I like classy places, and I figure any place that gives you a Bair Paws gown to stay warm and drugs at the press of a button is pretty classy — to say nothing of waiting on you hand and foot. And someone else is picking up the tab . . . not bad at all.
I checked in so early on Tuesday that I didn’t bother to go to bed the night before. Instead I spent the night polishing the manuscript I finished earlier that day so DH could get drop it in the mail to my editor. I leisurely showered, shampooed, shaved my legs (DH has never gotten that leg-shaving need. When I was pregnant and my water broke, I stopped to shave my legs before heading to the hospital. When we thought I’d broken my ankle a few years ago, I shaved my legs, then went to the ER. It’s just a need, okay?).
So I get to SJ and check in to a lovely, though rather small room. But it comes equipped with a Bair Paws unit. so I’m happy. I have a cell picture of me in my BP gown posing with the unit. The downside of Hotel SJ, though, is they like to stick you with needles, and with my teeny weeny wiggly veins, that’s no fun. A poke poke here, a bruise bruise there, here a knot, there some blood, and we finally have an IV going.
By 7 o’clock, I’m in the OR, the Bair Paws is running, and this lovely man with all kinds of treats injects a little something in my IV that sends me straight to LaLa land. A good place to be for the next few hours. I don’t want to go into everything they did. I don’t even want to know everything they did myself.
By noon, I’m settled in a comfy bed in a big comfy room, the sun is shining, Mom, my sisters and DH are smiling, and the nurses and techs are buzzing around doing everything they can to make me happy, including putting the button in my hand that delivers Phentanyl. On demand. Woot Woot. “You need another pillow? You want another blanket? Can we adjust the thermostat? Would you like some ice water?” If I even thought about something I wanted, it was there in the blink of an eye.
Except food. The woman who brought my dinner tray was a bit embarrassed, I think. She set it down and quickly darted out of the room, eyes downcast. And well they should have been. On my lovely dinner tray, I had a bowl of broth. A cup of coffee. A cup of iced tea. A carton of milk. A carton of apple juice. A carton of apple/cranberry juice. “There’s no food in my food!” I wailed.
At HSJ, you never get lonely. Someone paid a visit to me at least every two hours, day or night. Sometimes all I had to do was lie there, semi-conscious. Other times I had to actually DO something, like sit up, roll over or breathe. (Respiratory therapy and I have this deal; I go into the hospital, and they come around periodically to pat my face and yell at me to BREATHE. I take a few deep breaths, they go away, I breathe normally, and a while later, we go through it again.)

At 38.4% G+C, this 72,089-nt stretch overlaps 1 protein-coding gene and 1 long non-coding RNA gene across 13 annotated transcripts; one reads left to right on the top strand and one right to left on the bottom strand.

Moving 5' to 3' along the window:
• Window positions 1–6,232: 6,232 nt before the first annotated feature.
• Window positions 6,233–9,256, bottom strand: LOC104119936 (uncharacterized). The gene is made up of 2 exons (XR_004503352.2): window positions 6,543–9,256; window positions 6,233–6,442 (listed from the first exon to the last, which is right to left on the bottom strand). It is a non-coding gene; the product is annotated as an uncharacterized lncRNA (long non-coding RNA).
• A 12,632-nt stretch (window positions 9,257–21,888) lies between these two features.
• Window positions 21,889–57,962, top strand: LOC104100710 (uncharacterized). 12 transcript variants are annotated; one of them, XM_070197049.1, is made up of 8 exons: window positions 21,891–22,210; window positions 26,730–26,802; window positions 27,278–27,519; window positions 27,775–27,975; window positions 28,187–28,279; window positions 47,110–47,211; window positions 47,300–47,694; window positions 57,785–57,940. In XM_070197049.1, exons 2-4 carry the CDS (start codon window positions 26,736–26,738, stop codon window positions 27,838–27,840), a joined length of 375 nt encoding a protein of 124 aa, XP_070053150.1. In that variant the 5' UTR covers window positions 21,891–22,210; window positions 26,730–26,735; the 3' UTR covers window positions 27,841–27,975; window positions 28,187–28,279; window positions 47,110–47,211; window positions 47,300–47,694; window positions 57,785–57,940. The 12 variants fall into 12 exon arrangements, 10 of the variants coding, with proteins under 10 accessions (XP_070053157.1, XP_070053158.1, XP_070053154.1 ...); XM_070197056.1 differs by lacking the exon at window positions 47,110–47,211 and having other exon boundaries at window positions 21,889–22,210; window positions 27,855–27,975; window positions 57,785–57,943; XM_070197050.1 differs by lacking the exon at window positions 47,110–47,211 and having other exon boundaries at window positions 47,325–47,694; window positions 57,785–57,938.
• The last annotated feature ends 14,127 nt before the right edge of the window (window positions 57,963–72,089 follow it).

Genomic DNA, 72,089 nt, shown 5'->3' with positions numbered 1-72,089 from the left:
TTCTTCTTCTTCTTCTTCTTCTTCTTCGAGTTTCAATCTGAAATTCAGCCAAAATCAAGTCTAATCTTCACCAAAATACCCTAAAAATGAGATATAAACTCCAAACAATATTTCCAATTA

Wednesday things were better. I wasn’t so sore — but, darn, there went the narcotics on demand — and I got real food and I was allowed to sit in a chair. When DH was there, I could even go for walks, which were more interesting than usual hospital walks because I was on the new mommy floor, so there were babies everywhere. I developed a route pretty quickly — down to the ice machine, then a big loop past the well-baby nursery. They’re so tiny and so sweet. I want another one — not for me, bite your tongue. Son? Dil? Are you listening?
Thursday was even better. I had lovely flowers to look at, to say nothing of a singing, dancing flamingo that reminds me of Elvis (Jackie, he made everyone laugh). I stretched out on the bed and did my nails, thought of all kinds of projects while watching HGTV that I can’t do for another couple months, read, chatted, lazed. There were narcotics available if I needed them (what’s that saying — better living through chemistry?). There was still lots of visitors, both staff and non, right up till they let me go at 6:30 that night.
I went home, ate supper and slept twelve hours straight. It was wonderful.
Now if I can just figure out how to keep my energy levels from divebombing every couple hours, I will have it made. And though I enjoyed my visit to Hotel SJ, for the money it cost, next time I could have a week in the Carribean. With a few friends. And a cabana boy.